For a good while, nothing much was happening. But then Frankens spied a couple of dots on his graph that would change his angling life.
"About an hour in, I saw some fish—which turned out to be one of these big smallmouth/largemouth crosses—over some standing timber," he said. "I see these two big dots about 60 feet away and threw the swimbait past them. As I reeled in, all of a sudden, one of the fish broke off and crushed that swimbait when it was about 20 feet away."
Bass Attacks Swimbait
Frankens noted that the other fish was "just as big, if not bigger," but that the fish he hooked started a fierce battle as he wrestled it towards his bass rig.
"It was a crazy fight," said Frankens. "It was one of the strongest fights with a fish that I've ever had. In fact, I don't think I've ever had a fish ever fight me like that. It was really cool."
As he battled the fish, he wondered almost immediately what was at the end of his line.
"I knew pretty quick that it wasn't a big largemouth," said Frankens. "The headshakes of a big largemouth are kind of long and slow, and you can sort of tell what you've got. You can tell though when you've got a smallmouth by the way that they fight. And I originally thought that's what I had, because when it came up, it was brown.”
In the middle of a fight that Frankens says lasted about a minute, there was a cool moment of aerial acrobatics from the fish that the angler won't soon forget.
"When she came up, I thought that's a huge smallmouth," said Frankens. "But she came up and jumped really far out of the water. I don't even know how high it was, but it was a good distance out of the water, and it scared me (that I might lose her).”
But even then, it wasn't long before Frankens was wondering about the fish's ID once again.
Not a Largemouth, Nor Smallie
"Like I said, at first, I thought it was a smallmouth because it was so brown," he said. "But after I landed the fish, it was crazy because it actually started changing colors as it sat in my live well. It was pretty dang dark when I first caught her, but after she calmed down a bit, I could start seeing some of that largemouth (green) in her.”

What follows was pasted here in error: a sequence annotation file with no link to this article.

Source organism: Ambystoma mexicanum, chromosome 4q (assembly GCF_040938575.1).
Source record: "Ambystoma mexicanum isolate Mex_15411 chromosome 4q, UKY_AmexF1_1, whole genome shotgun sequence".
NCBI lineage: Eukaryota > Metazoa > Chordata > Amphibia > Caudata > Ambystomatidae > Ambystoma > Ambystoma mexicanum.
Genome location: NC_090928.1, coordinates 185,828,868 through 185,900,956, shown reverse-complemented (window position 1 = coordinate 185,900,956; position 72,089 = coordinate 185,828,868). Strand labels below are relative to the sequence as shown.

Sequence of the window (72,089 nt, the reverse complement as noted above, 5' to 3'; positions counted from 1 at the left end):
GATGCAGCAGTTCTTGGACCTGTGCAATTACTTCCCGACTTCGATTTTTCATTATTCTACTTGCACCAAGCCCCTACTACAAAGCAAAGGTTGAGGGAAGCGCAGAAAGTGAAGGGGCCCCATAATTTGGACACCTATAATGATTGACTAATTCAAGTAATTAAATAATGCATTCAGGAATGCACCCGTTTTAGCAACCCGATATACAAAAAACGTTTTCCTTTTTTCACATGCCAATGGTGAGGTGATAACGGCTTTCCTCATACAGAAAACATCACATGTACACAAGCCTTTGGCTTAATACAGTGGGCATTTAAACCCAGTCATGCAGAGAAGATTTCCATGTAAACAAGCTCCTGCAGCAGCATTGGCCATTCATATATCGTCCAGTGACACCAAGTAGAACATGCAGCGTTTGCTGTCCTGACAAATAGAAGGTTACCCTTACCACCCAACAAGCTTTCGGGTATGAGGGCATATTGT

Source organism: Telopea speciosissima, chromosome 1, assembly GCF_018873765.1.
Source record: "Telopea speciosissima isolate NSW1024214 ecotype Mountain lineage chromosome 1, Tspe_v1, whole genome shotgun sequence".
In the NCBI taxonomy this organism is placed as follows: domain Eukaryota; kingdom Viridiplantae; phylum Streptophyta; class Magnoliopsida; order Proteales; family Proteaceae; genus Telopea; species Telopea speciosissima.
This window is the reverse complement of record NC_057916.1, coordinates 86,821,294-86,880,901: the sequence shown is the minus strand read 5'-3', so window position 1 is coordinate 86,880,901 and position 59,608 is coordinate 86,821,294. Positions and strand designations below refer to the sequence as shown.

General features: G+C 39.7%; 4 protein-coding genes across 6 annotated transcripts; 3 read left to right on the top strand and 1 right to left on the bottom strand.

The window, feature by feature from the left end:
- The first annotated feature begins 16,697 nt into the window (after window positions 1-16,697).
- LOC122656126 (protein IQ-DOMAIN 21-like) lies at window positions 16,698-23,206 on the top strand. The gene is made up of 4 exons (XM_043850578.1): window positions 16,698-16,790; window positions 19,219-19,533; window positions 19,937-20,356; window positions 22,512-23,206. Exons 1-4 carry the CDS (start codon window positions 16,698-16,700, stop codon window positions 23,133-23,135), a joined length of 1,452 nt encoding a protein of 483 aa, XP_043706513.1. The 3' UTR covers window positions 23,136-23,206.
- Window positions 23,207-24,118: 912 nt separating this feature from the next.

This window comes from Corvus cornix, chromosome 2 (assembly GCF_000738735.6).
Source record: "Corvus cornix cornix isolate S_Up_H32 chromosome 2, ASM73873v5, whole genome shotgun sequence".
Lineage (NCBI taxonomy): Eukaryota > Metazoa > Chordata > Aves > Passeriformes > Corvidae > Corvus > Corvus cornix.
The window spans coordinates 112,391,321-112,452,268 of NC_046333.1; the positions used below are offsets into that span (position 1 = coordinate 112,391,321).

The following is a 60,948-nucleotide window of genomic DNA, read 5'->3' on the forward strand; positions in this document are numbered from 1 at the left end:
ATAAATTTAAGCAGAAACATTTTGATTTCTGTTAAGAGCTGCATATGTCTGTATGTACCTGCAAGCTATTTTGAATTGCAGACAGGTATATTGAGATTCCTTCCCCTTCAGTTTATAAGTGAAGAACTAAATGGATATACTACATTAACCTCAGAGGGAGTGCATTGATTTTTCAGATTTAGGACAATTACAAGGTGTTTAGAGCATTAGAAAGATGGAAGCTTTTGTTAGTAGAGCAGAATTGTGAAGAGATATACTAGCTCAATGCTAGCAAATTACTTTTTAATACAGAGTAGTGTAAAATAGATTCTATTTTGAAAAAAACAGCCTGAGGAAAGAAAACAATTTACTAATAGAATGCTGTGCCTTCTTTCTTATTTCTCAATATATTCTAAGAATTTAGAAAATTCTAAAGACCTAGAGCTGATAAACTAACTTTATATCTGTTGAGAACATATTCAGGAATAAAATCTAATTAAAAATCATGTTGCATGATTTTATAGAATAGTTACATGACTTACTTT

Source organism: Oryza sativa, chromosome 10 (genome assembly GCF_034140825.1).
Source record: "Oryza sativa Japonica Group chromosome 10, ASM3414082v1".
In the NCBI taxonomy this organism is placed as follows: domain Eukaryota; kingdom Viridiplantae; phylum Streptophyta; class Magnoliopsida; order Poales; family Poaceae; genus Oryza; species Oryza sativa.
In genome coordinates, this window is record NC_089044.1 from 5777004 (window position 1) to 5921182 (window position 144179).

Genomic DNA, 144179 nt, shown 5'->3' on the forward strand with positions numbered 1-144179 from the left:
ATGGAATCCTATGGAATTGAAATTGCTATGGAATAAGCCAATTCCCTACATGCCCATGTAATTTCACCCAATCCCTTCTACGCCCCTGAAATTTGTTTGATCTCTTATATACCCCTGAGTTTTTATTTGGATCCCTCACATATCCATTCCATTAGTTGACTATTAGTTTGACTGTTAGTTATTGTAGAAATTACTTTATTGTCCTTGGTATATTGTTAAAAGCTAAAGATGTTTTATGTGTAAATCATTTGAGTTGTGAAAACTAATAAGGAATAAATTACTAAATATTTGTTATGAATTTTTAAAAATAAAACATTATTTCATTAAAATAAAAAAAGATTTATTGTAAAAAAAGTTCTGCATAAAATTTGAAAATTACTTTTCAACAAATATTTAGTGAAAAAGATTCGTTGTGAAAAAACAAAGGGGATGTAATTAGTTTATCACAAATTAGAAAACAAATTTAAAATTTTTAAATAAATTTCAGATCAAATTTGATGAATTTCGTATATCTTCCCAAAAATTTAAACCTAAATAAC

After completing the catch, it wasn't long before Frankens was on his own boat ride back to the ramp, looking to secure an official weight on the fish at a nearby marina.
"When we went in to weigh it, there were some guys there and one of them said, ‘Man, that could be a hybrid,'" said Frankens. "And I said 'Well, that sort of makes sense (because of the way it looked).' "
Later on, when Frankens talked with a TPWD biologist, the possibilities of what he had caught really began to take hold.
"They hadn't done any testing before and if I recall right, they weren't even sure if there were smallmouth/largemouth hybrids in there," said Frankens. "But when they got the DNA report back, they are 100-percent sure now."
State Record, Yes; Time to Call IGFA
When TPWD called and said that the fish was definitely a smallmouth x largemouth cross, it was easily a new lake and state record for the hybrid species. But then came the comment that Frankens hadn't considered yet, that it might be time to get the International Game Fish Association involved.
"The biologist said that it was definitely a state record and lake record," said Frankens. "But then he said, you might want to give the IGFA a call because it could be a new world record, too."
Frankens said he had heard of the possibility of a smallmouth/largemouth cross, but that he had never seen one, caught one, or until Campbell's catch, even talked with someone who might have done it.
But after a phone call to the IGFA offices in Florida, the snowball was rolling and picking up steam that Frankens and the state of Texas just might have a new world record on their hands.
"They really jumped on it at the IGFA," said Frankens, who had to fill out an application for the record, submit the weight obtained on an official scale, submit the DNA testing results, and a few other things to jump-start the record process.
"Zach at the IGFA really helped me through the whole process and I think he was as pumped about it all as I was," said Frankens. "The fish certainly isn't very common and only a certain number of lakes in Texas even have smallmouths in them to make this possible, so it's a really cool deal."
Coolest of all, was the day earlier this month, when the postman delivered some special mail into Franken's mailbox.
"Yeah, I got my world-record letter and certificate just a couple of days ago," said Frankens, who is having a replica made of the world-record fish. "It's so awesome to see my name next to the words, 'World Record.' It's obviously not something that you would ever think about doing, but it really happened and all of a sudden, you're looking at the IGFA certificate and it's official."
Frankens says now he wants to make a name for himself as a competitive angler, competing against and beating the best in the sport somewhere down the line. And he'll continue to guide clients on Fork, Sam Rayburn, and Nacogdoches, anglers who are eager to come up with their own big bass catches.
But until his new world record gets broken someday, he'll smile and remember a day out in West Texas when he did something that no other angler has ever done on the water.
"Even if it gets broken someday, I guess I can say that at least once in my lifetime, I was an IGFA world record holder," said Frankens.
And that's no 10-gallon hat tall tale from the Lone Star State, either.
Editor's Note: To fish with the East Texas guide, look for Wyatt Frankens Guide Service on Facebook, on Instagram (@wyatt_frankens), or call him at 936-221-8697.